November 19, 2014 -- Breast imagers in the U.S. are required by the Mammography Quality Standards Act (MQSA) to read a minimum of only 480 exams per year to participate in a screening program, despite the fact that radiologists who read more mammograms -- at least 1,000 per year -- seem to perform better than those who read less. So how can radiologists who don't read a lot of mammograms get the practice they need?
A new company wants to help. MammoCoach offers an online teaching course that allows participants to earn continuing medical education (CME) credits and improve their screening mammography skills. The firm plans to introduce its course at the upcoming RSNA 2014 meeting.
MammoCoach is the brainchild of Dr. Markus Holzhauer, a radiologist in private practice at Windsong Radiology in Williamsville, NY, and Dr. Roland Talanow, PhD, founder of the radiology online community Radiolopolis and editor in chief of the Journal of Radiology Case Reports. In addition to Holzhauer and Talanow, the company includes a roster of faculty experts: Dr. Laurie Fajardo at the University of Iowa; Dr. Chris Flowers of the University of California, Los Angeles; Dr. Gopal Vijayaraghavan from the University of Massachusetts; and Dr. Gary Whitman at MD Anderson Cancer Center.
"I've had the idea for MammoCoach for a while, and I talked to Roland about it," Holzhauer told AuntMinnie.com. "I've always felt there's a need for better mammography screening training, and the Internet is the perfect platform for that. In the U.S., there are about 30,000 radiologists, several thousand of whom read less than 1,000 mammograms per year -- an amount that is not sufficient for optimum performance."
The course is offered as a personal (rather than institutional) subscription, and it allows users not only to practice reading mammograms, but also to get feedback on their own performance compared with the performance of their peers and to access the experience of the company's faculty readers. It consists of 1,000 mammograms that can be read in batches of 100. Ten percent of the cases are recalls, about 15 are biopsies, and five are cancers, according to Holzhauer and Talanow.
The program's cost is a flat fee of $1,150, although it will be discounted by 30% beginning at RSNA through the end of the year. Those interested in the program can try out a first session of 100 cases by signing up for a free trial on the company's website.
"If you consider the price-benefit ratio of being able to do this training from home, it's a pretty good deal," Talanow said. "Taking a CME course not only requires the course fee, but also travel and hotel expenses."
The program works in three steps, Holzhauer said. The first step is reading the 1,000 screening mammograms and receiving performance feedback. In the second step, users can access a collection of 200 teaching cases that are explained in detail; based on the user's performance with the initial 1,000 cases, MammoCoach suggests cases pertinent to areas in which the user's skills are lacking. This case collection is also available as paperback book published by McGraw-Hill and titled Radiology Case Review Series: Breast Imaging.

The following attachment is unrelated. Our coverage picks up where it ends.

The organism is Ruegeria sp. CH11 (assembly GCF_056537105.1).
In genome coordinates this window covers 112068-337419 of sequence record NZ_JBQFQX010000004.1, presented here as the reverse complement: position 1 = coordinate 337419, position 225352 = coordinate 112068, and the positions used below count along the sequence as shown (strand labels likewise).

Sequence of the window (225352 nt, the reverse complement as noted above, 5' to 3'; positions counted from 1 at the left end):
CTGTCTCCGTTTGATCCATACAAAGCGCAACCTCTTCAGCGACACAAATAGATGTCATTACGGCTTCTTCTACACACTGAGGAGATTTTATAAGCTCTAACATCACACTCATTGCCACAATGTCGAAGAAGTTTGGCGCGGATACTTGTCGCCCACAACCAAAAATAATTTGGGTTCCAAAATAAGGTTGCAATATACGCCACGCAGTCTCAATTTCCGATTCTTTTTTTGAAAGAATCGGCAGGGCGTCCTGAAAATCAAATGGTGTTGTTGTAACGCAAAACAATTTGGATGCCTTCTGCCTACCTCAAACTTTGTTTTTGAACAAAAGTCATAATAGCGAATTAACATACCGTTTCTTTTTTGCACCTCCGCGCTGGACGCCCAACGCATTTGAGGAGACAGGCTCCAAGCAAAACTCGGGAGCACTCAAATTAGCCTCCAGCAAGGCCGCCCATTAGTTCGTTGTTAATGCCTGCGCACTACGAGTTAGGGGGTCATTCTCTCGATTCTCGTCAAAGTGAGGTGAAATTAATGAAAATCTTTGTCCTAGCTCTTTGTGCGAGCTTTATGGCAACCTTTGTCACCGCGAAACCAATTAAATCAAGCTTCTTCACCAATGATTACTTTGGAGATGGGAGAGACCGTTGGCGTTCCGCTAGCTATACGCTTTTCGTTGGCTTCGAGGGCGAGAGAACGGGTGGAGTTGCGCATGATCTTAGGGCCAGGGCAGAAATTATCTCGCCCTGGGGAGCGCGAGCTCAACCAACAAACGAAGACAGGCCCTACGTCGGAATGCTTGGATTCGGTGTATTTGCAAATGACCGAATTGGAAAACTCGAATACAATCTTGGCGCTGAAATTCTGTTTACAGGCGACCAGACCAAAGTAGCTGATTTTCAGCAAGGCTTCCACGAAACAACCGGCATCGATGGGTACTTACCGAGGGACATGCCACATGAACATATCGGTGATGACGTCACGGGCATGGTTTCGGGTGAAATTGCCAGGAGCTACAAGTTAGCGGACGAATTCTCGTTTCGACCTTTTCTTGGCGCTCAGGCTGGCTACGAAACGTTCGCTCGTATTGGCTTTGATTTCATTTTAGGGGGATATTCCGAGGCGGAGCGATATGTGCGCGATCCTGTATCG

Finally, users can read an additional 500 images that have a higher percentage of cancers, and check for improvement. Completing these additional 500 exams allows MammoCoach students to acquire 35 American Medical Association Physician's Recognition Award (PRA) CME credits.
"The initial 1,000 mammograms reflect a realistic screening environment, meaning that almost all of them have two-year or older priors," Holzhauer said. "A user's reading speed is individual: If you can do 50 exams per hour, the course will take about 20 hours to complete the first step. After each 100 cases, you see the results of your performance in terms of recall and cancer detection rate. And throughout the process, MammoCoach students can talk to faculty in a chat forum."
Holzhauer and Talanow hope to make institutional subscriptions to the MammoCoach program available in 2015, Talanow said.
"These days, the focus is on quality assurance," he told AuntMinnie.com. "MammoCoach could provide institutions with a tool to maintain their standards and improve their quality. And for countries that don't have a screening program at all, it could offer a valuable platform to train radiologists."
MammoCoach's initial target audience is radiologists who read fewer than 1,000 mammograms per year, Holzhauer said. But any radiologist can benefit from the program.
"Honestly, since there's nothing like it available, MammoCoach should appeal to any radiologist who would like to refine his or her reading and screening performance," he said.